BP Announce First quarter 2016 results
BP today reported its results for the first quarter of 2016. Underlying replacement cost profit¹ for the quarter was $532 million, compared with $196 million for the previous quarter and $2.6 billion for the first quarter of 2015. Compared with the previous quarter, lower costs throughout the Group more than offset the impact of significantly weaker oil and gas prices and refining margins.
Bob Dudley, BP group chief executive, said:
“Despite the challenging environment, we are driving towards our near-term goal of rebalancing BP’s cash flows. Operational performance is strong and our work to reset costs has considerable momentum and is delivering results. Furthermore, development of our next wave of material upstream projects is well on track.”
The Brent oil marker price averaged $34 a barrel in the quarter, compared with $44 in 4Q 2015 and $54 in 1Q 2015, and refining margins were at the lowest quarterly average for over five years. Brent prices have so far averaged $40 in the second quarter.
“Market fundamentals continue to suggest that the combination of robust demand and weak supply growth will move global oil markets closer into balance by the end of the year,” added Dudley.
BP announced an unchanged dividend for the quarter of 10c per ordinary share, expected to be paid in June.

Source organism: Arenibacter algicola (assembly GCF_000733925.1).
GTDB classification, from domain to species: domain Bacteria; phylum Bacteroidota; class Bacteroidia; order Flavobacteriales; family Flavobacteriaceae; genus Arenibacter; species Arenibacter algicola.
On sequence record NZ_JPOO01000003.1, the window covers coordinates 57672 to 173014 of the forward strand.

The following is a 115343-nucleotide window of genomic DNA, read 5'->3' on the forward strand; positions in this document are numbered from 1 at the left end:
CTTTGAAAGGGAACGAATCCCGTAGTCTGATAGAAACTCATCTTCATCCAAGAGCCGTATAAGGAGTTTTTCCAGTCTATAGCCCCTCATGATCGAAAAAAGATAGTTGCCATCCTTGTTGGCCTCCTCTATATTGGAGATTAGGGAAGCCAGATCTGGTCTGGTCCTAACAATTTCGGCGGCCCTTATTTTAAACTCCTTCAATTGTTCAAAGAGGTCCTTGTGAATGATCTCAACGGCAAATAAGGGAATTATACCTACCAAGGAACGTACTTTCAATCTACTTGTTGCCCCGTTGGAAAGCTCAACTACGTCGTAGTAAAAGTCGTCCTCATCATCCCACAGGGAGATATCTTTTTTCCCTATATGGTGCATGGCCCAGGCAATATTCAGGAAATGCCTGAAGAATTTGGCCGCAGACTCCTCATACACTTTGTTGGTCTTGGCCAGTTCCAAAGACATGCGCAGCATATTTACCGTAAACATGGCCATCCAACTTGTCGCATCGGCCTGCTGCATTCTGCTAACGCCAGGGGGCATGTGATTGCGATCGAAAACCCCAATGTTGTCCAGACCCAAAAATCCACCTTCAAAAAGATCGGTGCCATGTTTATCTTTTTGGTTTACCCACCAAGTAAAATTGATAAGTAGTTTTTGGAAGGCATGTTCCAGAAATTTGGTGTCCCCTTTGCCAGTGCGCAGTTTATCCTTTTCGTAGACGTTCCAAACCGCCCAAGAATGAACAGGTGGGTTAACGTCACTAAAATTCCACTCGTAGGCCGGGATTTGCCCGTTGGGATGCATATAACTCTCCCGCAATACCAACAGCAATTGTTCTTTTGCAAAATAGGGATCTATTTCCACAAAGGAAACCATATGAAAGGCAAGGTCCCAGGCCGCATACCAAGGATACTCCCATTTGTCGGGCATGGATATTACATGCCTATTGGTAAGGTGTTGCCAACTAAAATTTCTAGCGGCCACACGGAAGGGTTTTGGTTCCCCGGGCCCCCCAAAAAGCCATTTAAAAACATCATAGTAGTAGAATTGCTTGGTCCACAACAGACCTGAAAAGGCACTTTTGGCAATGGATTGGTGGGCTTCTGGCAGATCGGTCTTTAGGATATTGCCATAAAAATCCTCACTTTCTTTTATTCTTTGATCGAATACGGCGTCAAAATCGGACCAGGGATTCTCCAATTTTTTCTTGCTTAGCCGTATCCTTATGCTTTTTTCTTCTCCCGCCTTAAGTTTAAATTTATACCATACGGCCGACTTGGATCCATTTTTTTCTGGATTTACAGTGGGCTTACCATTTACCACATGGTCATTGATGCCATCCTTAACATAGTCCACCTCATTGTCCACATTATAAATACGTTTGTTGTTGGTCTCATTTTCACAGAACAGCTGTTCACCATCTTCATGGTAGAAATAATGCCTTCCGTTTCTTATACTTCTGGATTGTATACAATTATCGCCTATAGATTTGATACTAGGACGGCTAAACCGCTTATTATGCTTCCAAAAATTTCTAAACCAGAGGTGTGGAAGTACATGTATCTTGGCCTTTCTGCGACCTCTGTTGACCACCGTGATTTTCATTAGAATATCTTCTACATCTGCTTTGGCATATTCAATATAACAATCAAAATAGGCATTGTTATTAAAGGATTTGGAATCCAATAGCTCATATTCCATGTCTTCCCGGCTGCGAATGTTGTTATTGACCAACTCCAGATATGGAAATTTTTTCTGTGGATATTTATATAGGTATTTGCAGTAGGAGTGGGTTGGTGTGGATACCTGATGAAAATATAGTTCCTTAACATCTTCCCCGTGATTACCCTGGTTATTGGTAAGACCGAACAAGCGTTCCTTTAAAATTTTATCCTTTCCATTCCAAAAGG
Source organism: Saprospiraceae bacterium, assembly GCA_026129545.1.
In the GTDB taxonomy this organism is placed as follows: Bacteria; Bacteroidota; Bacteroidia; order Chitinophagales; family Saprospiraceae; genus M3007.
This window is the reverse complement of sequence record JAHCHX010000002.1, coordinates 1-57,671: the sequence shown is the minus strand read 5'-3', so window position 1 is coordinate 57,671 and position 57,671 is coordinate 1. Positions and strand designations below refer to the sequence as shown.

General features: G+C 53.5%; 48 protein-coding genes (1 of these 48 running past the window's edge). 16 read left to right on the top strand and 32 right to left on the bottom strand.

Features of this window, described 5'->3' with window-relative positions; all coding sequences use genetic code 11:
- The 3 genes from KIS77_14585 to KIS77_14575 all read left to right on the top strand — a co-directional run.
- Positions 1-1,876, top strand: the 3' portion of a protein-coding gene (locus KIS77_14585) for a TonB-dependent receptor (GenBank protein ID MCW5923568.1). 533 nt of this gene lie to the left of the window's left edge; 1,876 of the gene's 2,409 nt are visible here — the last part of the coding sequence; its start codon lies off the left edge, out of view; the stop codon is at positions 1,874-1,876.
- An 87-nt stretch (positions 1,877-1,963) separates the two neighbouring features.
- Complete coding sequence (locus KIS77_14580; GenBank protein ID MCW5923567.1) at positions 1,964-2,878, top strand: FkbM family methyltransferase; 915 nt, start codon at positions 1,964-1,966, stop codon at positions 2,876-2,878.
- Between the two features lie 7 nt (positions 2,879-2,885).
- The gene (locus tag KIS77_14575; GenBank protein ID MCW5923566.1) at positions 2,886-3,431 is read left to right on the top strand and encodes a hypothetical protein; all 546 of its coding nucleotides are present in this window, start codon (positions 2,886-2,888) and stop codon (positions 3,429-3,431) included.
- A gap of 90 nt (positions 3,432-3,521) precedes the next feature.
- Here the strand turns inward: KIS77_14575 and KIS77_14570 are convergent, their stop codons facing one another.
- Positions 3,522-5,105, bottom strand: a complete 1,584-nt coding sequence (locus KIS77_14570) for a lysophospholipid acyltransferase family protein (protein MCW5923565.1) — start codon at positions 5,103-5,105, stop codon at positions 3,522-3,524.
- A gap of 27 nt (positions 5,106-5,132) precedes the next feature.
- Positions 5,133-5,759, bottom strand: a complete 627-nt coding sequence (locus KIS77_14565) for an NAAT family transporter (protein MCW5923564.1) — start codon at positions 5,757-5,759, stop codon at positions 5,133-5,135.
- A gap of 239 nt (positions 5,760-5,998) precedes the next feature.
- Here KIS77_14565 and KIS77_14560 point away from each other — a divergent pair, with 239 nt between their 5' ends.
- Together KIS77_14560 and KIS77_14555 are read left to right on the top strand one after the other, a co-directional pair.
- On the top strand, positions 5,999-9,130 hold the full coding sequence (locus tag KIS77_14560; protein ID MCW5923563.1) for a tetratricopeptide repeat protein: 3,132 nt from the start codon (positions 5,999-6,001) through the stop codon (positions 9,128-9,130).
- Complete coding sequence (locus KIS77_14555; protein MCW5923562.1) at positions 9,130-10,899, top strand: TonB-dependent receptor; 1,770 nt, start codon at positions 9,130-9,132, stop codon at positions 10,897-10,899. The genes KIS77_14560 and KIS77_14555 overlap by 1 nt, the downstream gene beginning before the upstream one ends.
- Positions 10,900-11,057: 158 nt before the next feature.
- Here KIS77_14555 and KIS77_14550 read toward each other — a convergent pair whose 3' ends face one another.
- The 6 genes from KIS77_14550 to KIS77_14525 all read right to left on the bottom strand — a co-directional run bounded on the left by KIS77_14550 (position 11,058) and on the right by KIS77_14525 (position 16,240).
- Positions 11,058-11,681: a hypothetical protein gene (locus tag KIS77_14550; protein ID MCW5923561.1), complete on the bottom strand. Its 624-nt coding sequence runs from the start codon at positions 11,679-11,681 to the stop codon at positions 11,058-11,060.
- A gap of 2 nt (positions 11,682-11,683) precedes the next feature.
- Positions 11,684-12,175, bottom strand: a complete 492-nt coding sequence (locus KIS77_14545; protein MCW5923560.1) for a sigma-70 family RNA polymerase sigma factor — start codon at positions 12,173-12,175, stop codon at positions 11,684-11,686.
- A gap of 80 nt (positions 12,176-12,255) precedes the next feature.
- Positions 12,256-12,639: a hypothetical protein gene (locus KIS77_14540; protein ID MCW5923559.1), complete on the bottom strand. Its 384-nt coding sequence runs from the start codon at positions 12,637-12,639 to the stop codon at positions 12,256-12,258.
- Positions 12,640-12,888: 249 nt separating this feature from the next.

Underlying operating cash flow² in the first quarter was $3.0 billion. This excluded $1.1 billion of payments related to the Gulf of Mexico oil spill which were offset by divestment proceeds of $1.1 billion.
Operational performance continued to be strong with reliability of Upstream operated assets and refining availability both at 95%.
Organic capital expenditure in the first quarter was $3.9 billion compared to $4.4 billion in the first quarter of 2015. BP now expects total organic capital expenditure in 2016 to be around $17 billion and, in the event of continued low oil prices, sees flexibility to move to $15-17 billion in 2017.
Costs are also reducing; BP’s cash costs³ over the last four quarters were $4.6 billion lower than in 2014. BP expects cash costs for 2017 to be $7 billion lower than for 2014.
Brian Gilvary, chief financial officer, said: “As we steadily take out more costs, the point at which we expect to be able to rebalance 2017 organic sources and uses of cash continues to move lower; we currently anticipate being able to achieve this at oil prices in the range $50-55 a barrel. This progress underpins our commitment to sustaining BP’s dividend as the first priority within our financial frame. Should prices remain low, we have the flexibility to adjust further within the financial framework.”
At the end of the quarter BP’s gearing level was 23.6%. Following the finalisation of the settlement of federal and state claims arising from the Deepwater Horizon accident, and to allow more flexibility in the current volatile oil price environment, BP intends to return to managing gearing within its historical range of 20-30%.
More: Segment results
Oil and Gas News Undiluted !!! “The squeaky wheel gets the oil”
Follow us on Twitter: @OilAndGasPress